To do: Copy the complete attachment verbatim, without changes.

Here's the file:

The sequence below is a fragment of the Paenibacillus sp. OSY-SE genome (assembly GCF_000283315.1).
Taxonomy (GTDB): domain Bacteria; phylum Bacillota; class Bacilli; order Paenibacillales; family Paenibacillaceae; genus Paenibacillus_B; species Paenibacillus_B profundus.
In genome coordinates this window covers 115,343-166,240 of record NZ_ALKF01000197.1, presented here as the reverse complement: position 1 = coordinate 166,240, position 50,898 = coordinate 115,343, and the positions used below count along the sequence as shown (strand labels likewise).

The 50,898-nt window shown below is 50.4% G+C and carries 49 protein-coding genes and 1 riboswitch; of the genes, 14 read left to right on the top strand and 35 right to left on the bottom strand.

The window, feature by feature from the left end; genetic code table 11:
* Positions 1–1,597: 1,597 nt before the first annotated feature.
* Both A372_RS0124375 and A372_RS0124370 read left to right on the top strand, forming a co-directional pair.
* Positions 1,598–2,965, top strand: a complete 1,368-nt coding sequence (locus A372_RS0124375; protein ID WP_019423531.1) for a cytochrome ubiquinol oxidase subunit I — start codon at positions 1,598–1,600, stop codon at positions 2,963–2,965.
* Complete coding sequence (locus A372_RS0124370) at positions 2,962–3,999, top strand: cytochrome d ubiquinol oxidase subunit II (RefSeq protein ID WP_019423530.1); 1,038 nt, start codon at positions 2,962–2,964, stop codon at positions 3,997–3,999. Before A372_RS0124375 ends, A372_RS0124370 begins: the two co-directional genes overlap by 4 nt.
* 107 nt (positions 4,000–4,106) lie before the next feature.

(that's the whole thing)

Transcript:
The sequence below is a fragment of the Paenibacillus sp. OSY-SE genome (assembly GCF_000283315.1).
Taxonomy (GTDB): domain Bacteria; phylum Bacillota; class Bacilli; order Paenibacillales; family Paenibacillaceae; genus Paenibacillus_B; species Paenibacillus_B profundus.
In genome coordinates this window covers 115,343-166,240 of record NZ_ALKF01000197.1, presented here as the reverse complement: position 1 = coordinate 166,240, position 50,898 = coordinate 115,343, and the positions used below count along the sequence as shown (strand labels likewise).

The 50,898-nt window shown below is 50.4% G+C and carries 49 protein-coding genes and 1 riboswitch; of the genes, 14 read left to right on the top strand and 35 right to left on the bottom strand.

The window, feature by feature from the left end; genetic code table 11:
* Positions 1–1,597: 1,597 nt before the first annotated feature.
* Both A372_RS0124375 and A372_RS0124370 read left to right on the top strand, forming a co-directional pair.
* Positions 1,598–2,965, top strand: a complete 1,368-nt coding sequence (locus A372_RS0124375; protein ID WP_019423531.1) for a cytochrome ubiquinol oxidase subunit I — start codon at positions 1,598–1,600, stop codon at positions 2,963–2,965.
* Complete coding sequence (locus A372_RS0124370) at positions 2,962–3,999, top strand: cytochrome d ubiquinol oxidase subunit II (RefSeq protein ID WP_019423530.1); 1,038 nt, start codon at positions 2,962–2,964, stop codon at positions 3,997–3,999. Before A372_RS0124375 ends, A372_RS0124370 begins: the two co-directional genes overlap by 4 nt.
* 107 nt (positions 4,000–4,106) lie before the next feature.